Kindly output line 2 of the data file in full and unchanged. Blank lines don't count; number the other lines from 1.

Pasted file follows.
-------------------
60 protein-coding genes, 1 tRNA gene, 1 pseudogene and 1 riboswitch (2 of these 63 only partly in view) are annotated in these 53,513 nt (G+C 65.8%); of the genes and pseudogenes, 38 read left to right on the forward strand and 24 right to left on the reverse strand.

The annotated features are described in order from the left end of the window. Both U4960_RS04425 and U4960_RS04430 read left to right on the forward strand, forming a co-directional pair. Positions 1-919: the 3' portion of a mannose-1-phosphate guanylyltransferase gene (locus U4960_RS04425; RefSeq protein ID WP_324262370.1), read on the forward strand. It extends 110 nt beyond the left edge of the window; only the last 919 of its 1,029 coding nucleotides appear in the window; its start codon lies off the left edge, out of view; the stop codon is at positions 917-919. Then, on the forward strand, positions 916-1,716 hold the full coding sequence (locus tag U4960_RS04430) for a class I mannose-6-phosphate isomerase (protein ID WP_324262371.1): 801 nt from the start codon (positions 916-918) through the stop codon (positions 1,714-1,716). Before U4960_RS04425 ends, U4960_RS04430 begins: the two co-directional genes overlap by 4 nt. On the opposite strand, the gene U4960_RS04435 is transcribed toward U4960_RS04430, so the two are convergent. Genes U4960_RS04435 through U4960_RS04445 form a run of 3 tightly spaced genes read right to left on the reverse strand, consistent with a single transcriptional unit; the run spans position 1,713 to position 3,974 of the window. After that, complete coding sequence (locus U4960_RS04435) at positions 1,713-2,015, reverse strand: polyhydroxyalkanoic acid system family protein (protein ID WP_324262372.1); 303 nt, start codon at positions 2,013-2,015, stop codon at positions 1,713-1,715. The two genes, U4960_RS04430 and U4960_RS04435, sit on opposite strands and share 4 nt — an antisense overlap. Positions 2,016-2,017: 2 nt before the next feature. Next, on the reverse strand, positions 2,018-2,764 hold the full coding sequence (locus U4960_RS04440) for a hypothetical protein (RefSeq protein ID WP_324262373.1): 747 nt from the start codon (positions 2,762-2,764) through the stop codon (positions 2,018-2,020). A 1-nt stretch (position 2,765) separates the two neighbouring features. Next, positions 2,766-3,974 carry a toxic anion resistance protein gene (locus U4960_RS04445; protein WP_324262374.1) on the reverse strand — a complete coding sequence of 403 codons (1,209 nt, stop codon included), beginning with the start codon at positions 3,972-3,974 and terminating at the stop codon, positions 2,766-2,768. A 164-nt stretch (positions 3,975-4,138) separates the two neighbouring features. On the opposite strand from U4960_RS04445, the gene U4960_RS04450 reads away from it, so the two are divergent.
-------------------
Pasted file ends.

The annotated features are described in order from the left end of the window. Both U4960_RS04425 and U4960_RS04430 read left to right on the forward strand, forming a co-directional pair. Positions 1-919: the 3' portion of a mannose-1-phosphate guanylyltransferase gene (locus U4960_RS04425; RefSeq protein ID WP_324262370.1), read on the forward strand. It extends 110 nt beyond the left edge of the window; only the last 919 of its 1,029 coding nucleotides appear in the window; its start codon lies off the left edge, out of view; the stop codon is at positions 917-919. Then, on the forward strand, positions 916-1,716 hold the full coding sequence (locus tag U4960_RS04430) for a class I mannose-6-phosphate isomerase (protein ID WP_324262371.1): 801 nt from the start codon (positions 916-918) through the stop codon (positions 1,714-1,716). Before U4960_RS04425 ends, U4960_RS04430 begins: the two co-directional genes overlap by 4 nt. On the opposite strand, the gene U4960_RS04435 is transcribed toward U4960_RS04430, so the two are convergent. Genes U4960_RS04435 through U4960_RS04445 form a run of 3 tightly spaced genes read right to left on the reverse strand, consistent with a single transcriptional unit; the run spans position 1,713 to position 3,974 of the window. After that, complete coding sequence (locus U4960_RS04435) at positions 1,713-2,015, reverse strand: polyhydroxyalkanoic acid system family protein (protein ID WP_324262372.1); 303 nt, start codon at positions 2,013-2,015, stop codon at positions 1,713-1,715. The two genes, U4960_RS04430 and U4960_RS04435, sit on opposite strands and share 4 nt — an antisense overlap. Positions 2,016-2,017: 2 nt before the next feature. Next, on the reverse strand, positions 2,018-2,764 hold the full coding sequence (locus U4960_RS04440) for a hypothetical protein (RefSeq protein ID WP_324262373.1): 747 nt from the start codon (positions 2,762-2,764) through the stop codon (positions 2,018-2,020). A 1-nt stretch (position 2,765) separates the two neighbouring features. Next, positions 2,766-3,974 carry a toxic anion resistance protein gene (locus U4960_RS04445; protein WP_324262374.1) on the reverse strand — a complete coding sequence of 403 codons (1,209 nt, stop codon included), beginning with the start codon at positions 3,972-3,974 and terminating at the stop codon, positions 2,766-2,768. A 164-nt stretch (positions 3,975-4,138) separates the two neighbouring features. On the opposite strand from U4960_RS04445, the gene U4960_RS04450 reads away from it, so the two are divergent.